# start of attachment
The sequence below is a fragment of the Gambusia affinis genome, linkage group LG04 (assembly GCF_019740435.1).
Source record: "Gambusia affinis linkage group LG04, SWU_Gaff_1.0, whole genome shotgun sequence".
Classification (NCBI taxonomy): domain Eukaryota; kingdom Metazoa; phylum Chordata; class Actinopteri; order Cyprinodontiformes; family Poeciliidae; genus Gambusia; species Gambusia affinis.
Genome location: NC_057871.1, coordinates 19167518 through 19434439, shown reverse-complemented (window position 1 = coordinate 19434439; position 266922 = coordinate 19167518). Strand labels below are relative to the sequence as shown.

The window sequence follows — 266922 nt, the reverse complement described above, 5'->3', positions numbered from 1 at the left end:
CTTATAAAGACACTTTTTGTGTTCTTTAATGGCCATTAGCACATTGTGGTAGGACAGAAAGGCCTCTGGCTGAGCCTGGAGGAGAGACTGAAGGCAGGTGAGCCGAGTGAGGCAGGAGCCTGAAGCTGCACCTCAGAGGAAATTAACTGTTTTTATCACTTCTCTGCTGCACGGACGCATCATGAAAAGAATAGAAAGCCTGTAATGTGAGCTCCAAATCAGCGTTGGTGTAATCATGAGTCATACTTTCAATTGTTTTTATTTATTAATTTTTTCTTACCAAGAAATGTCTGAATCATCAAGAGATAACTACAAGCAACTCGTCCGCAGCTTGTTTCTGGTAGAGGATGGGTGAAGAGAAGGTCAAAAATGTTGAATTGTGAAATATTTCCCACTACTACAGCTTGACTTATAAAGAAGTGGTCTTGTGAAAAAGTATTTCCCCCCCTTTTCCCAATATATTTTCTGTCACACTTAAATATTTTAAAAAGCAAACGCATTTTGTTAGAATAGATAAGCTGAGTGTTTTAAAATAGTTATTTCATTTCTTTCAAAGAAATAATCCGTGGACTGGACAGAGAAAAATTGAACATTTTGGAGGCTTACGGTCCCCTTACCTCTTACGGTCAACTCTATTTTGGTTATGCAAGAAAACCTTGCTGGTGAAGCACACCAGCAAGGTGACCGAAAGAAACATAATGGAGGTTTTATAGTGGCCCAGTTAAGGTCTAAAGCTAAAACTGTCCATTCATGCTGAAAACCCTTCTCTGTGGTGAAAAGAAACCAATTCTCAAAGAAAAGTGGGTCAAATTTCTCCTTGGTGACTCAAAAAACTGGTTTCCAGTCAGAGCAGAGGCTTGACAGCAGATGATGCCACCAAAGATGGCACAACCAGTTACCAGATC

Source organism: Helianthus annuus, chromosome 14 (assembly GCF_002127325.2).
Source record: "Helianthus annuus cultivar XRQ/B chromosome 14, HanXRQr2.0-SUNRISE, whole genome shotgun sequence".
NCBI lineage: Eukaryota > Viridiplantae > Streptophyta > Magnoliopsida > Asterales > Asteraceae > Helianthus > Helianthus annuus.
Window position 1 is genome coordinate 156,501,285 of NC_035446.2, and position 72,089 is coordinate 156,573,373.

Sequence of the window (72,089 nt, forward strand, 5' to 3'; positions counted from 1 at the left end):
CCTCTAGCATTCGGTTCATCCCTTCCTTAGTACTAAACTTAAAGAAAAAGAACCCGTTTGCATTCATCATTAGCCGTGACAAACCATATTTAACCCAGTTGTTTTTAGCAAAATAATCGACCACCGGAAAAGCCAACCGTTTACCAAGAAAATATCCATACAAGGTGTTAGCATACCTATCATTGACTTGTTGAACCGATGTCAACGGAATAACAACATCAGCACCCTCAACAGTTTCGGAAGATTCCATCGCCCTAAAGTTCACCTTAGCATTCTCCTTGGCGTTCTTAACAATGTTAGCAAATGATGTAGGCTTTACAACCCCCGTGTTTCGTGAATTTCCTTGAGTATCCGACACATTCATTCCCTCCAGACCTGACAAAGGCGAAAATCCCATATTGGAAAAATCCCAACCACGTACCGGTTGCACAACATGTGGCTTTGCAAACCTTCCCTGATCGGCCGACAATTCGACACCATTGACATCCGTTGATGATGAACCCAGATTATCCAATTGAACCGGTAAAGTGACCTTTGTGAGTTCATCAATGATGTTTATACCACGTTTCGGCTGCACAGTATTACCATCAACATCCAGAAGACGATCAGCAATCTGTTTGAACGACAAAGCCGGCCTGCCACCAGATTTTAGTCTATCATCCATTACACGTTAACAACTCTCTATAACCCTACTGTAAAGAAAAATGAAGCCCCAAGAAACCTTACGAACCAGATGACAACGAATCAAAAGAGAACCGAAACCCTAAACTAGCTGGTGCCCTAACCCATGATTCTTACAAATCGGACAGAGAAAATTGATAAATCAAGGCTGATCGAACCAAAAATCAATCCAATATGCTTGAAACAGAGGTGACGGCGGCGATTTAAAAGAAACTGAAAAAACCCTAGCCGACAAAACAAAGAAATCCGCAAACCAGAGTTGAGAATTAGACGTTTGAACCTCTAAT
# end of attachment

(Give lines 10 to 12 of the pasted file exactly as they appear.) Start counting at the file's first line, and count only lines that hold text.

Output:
Window position 1 is genome coordinate 156,501,285 of NC_035446.2, and position 72,089 is coordinate 156,573,373.

Sequence of the window (72,089 nt, forward strand, 5' to 3'; positions counted from 1 at the left end):
CCTCTAGCATTCGGTTCATCCCTTCCTTAGTACTAAACTTAAAGAAAAAGAACCCGTTTGCATTCATCATTAGCCGTGACAAACCATATTTAACCCAGTTGTTTTTAGCAAAATAATCGACCACCGGAAAAGCCAACCGTTTACCAAGAAAATATCCATACAAGGTGTTAGCATACCTATCATTGACTTGTTGAACCGATGTCAACGGAATAACAACATCAGCACCCTCAACAGTTTCGGAAGATTCCATCGCCCTAAAGTTCACCTTAGCATTCTCCTTGGCGTTCTTAACAATGTTAGCAAATGATGTAGGCTTTACAACCCCCGTGTTTCGTGAATTTCCTTGAGTATCCGACACATTCATTCCCTCCAGACCTGACAAAGGCGAAAATCCCATATTGGAAAAATCCCAACCACGTACCGGTTGCACAACATGTGGCTTTGCAAACCTTCCCTGATCGGCCGACAATTCGACACCATTGACATCCGTTGATGATGAACCCAGATTATCCAATTGAACCGGTAAAGTGACCTTTGTGAGTTCATCAATGATGTTTATACCACGTTTCGGCTGCACAGTATTACCATCAACATCCAGAAGACGATCAGCAATCTGTTTGAACGACAAAGCCGGCCTGCCACCAGATTTTAGTCTATCATCCATTACACGTTAACAACTCTCTATAACCCTACTGTAAAGAAAAATGAAGCCCCAAGAAACCTTACGAACCAGATGACAACGAATCAAAAGAGAACCGAAACCCTAAACTAGCTGGTGCCCTAACCCATGATTCTTACAAATCGGACAGAGAAAATTGATAAATCAAGGCTGATCGAACCAAAAATCAATCCAATATGCTTGAAACAGAGGTGACGGCGGCGATTTAAAAGAAACTGAAAAAACCCTAGCCGACAAAACAAAGAAATCCGCAAACCAGAGTTGAGAATTAGACGTTTGAACCTCTAAT